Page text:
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Facts about the Frilled Shark

Leena Palande
Ever wondered why the frilled shark has often been termed as a 'living fossil'? The reason behind it is that it exhibits several 'primitive' features. We bring you some intriguing facts about the frilled shark, a mysterious deep-sea species of sharks.

Did You Know?

The frilled shark, one of the world's strangest sea creatures, is thought to have changed little in about 80 million years. It bears a resemblance to ancestor species that lived during the time of the dinosaurs. It shows no signs of evolution since prehistoric times. So, it is often referred to as a 'living fossil'.
The frilled shark, one of the least seen sharks, is also known as a lizard shark, scaffold shark, or a silk shark. It is not commonly seen because it lives at depths of between several hundred and several thousand feet. It is an extant species of sharks and is usually found in the Atlantic and Pacific oceans.
It was thought to have long been extinct, however, it was discovered in the 19th century in Japanese waters.
The six pairs of gill slits that give it a fringed appearance have earned the species the descriptive name 'frilled shark'. The scientific name of the species is Chlamydoselachus anguineus. Its mouth is located at the terminal edge of its snout, and not underneath, like most other sharks.
As they are hardly seen, detailed information about how a frilled shark catches its prey, or how often it catches its prey is not available.

Interesting Facts about Frilled Sharks

The length of the shark can be about 2 m (6.6 ft). Females are larger than males. Males reach sexual maturity at 95 cm, females at 135 cm. The visible part or the upper body of the shark is dark brown or gray in color. The color of its belly is comparatively lighter.
The frilled shark size, its dark brown, elongated, eel-like body, broad and flattened head, short, rounded snout, expanding long jaws, an extremely wide gape, and several rows of needle-like, tricuspid teeth make it a scary-looking fish. These sharks or their giant relatives are thought to be a source for reports of sea serpents.
The frilled shark's diet consists of cephalopods (octopuses, squid, cuttlefish, etc.), bony fish, and smaller sharks. The fast-moving squid comprise about 60% of the diet of this shark. It can accommodate a large prey (over half its size) in its mouth. Most captured individuals showed no signs of stomach contents. This is an indication of a fast digestion rate and/or long intervals between feedings.
These sharks cannot swim fast. Due to the intense cold of its deep-sea habitat, its metabolic processes are slow and this makes it lethargic. Moreover, these sharks are not able to deliver a strong powerful bite force like their cousins.
However, their serpentine bodies help them catch fast-swimming slippery squid. It is believed that while preying, the shark bends its body and lungs forward like a snake. It is also believed that by closing the gill slits, it creates negative pressure and sucks the prey.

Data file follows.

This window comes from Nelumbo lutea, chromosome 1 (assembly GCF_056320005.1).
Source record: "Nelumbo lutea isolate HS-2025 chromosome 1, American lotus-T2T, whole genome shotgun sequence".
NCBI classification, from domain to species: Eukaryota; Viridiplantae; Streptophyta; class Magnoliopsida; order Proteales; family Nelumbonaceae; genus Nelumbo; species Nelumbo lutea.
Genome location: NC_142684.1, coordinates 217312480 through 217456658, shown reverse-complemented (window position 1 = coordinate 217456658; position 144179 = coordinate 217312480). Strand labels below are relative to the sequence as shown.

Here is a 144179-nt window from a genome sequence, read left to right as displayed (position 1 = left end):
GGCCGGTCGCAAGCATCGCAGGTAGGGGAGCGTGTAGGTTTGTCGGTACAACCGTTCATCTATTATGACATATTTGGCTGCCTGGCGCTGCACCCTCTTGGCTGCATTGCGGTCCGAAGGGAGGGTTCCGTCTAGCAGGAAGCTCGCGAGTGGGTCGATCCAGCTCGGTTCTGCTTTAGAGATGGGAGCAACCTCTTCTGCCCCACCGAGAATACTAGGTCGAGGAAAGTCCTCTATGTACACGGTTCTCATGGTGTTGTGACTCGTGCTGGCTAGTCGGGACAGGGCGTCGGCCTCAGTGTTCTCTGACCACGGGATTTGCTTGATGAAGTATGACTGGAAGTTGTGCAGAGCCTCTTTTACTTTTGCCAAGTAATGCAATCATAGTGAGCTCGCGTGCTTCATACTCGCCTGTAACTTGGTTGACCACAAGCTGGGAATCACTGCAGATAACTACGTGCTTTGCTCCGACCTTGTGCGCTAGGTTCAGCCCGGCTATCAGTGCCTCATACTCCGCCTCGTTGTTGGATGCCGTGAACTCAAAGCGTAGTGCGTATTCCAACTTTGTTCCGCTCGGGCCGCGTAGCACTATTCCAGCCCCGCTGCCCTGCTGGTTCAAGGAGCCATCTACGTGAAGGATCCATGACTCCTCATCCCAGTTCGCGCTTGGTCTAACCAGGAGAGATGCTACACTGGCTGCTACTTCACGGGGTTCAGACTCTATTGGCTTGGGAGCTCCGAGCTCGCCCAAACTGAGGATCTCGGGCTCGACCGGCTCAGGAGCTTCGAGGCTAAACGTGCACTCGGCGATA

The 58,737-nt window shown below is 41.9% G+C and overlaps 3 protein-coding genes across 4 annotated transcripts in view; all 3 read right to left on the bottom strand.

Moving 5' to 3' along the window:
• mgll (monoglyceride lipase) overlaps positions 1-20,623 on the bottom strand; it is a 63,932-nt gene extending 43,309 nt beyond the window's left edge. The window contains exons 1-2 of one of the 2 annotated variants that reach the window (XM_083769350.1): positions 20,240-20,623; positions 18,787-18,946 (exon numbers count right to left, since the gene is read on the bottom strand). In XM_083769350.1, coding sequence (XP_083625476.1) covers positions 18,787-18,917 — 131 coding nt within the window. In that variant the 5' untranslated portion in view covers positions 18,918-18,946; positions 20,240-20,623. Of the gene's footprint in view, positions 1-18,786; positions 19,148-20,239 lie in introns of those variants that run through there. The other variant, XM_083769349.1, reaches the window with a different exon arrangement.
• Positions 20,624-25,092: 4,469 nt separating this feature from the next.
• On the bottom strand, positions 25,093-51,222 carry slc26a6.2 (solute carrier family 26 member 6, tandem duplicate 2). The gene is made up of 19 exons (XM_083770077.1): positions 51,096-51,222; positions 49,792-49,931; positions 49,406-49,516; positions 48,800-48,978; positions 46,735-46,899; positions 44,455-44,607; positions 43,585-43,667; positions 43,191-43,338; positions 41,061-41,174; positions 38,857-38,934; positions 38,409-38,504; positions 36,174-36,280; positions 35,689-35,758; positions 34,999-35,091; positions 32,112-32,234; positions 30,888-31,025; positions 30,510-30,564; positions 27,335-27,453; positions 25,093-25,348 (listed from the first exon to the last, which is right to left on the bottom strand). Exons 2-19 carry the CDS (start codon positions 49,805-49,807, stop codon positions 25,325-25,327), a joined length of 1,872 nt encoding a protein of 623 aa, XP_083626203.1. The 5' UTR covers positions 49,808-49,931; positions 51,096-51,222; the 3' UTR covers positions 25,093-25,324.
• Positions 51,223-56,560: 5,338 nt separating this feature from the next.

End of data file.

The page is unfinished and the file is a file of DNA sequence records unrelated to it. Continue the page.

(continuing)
The numerous (300 teeth over 25 rows), needle-like, curved, pointed frilled shark teeth do not allow the prey to escape, once caught.
The anal fin is quite larger than the lobe-like dorsal fin. Apart from the small, paddle-shaped pectoral fins, they have very long caudal fins.
Frilled sharks typically have a pair of thick skin folds, running along their bellies, separated by a groove. The exact function of these folds is not known. It is believed that these folds accommodate the expansion of the digestive tract after the ingestion of a large prey.
Although some are caught at the depth of 1500 m, these sharks are believed to live at depths of 500-1000 m. They are rarely seen at the surface, but are sometimes found higher in the water column at depths between 50 and 200 meters. It is obvious that they feed on the species that are found in a similar habitat.
Research shows that the shark is perfectly adaptable for living in deep waters. It comes with a large, oil- and hydrocarbon-packed liver. The typical position of its fins and its large-sized liver having low-density lipids enable it to maintain its position in the water column with minimum effort. These features enable it to float and hover in deep waters.
The frilled shark is aplacental viviparous - the embryos emerge from the egg capsules when they are inside the mother's uterus. There, they are nourished by egg yolk. There is no placental connection between the young and the mother. The mother's body helps them exchange gases (oxygen and carbon dioxide). A female gives birth to 6 to 12 live young at a time, many of which may not survive into adulthood. The newly born pups are about 40 - 60 cm long.
There is no specific breeding season as such. The gestation period may be as long as three and a half years, the longest of any vertebrate (nearly twice as long as Asian elephants carry their young).
As these sharks are likely to mature late, and as they have a low reproductive rate, even incidental catches may eliminate the species over time.
The International Union for Conservation of Nature has assessed the species as 'Near Threatened'.
A terrifying frilled shark was recently (in Dec. 2014) caught in waters off south-eastern Australia. It was found as deep as 1,500 meters. Appearance of this rarely-sighted species was really horrifying. The one that was caught in Japan in 2007 died soon after it was put in a large seawater pool.
Frilled sharks pose little or no danger to human beings. Populations of the species seem to be more vulnerable to disease now, perhaps due to pollution and habitat changes (drastic changes in climate bring about a change in the temperature of seawater). It is very difficult to restore the frilled sharks' population, which is already on the decline.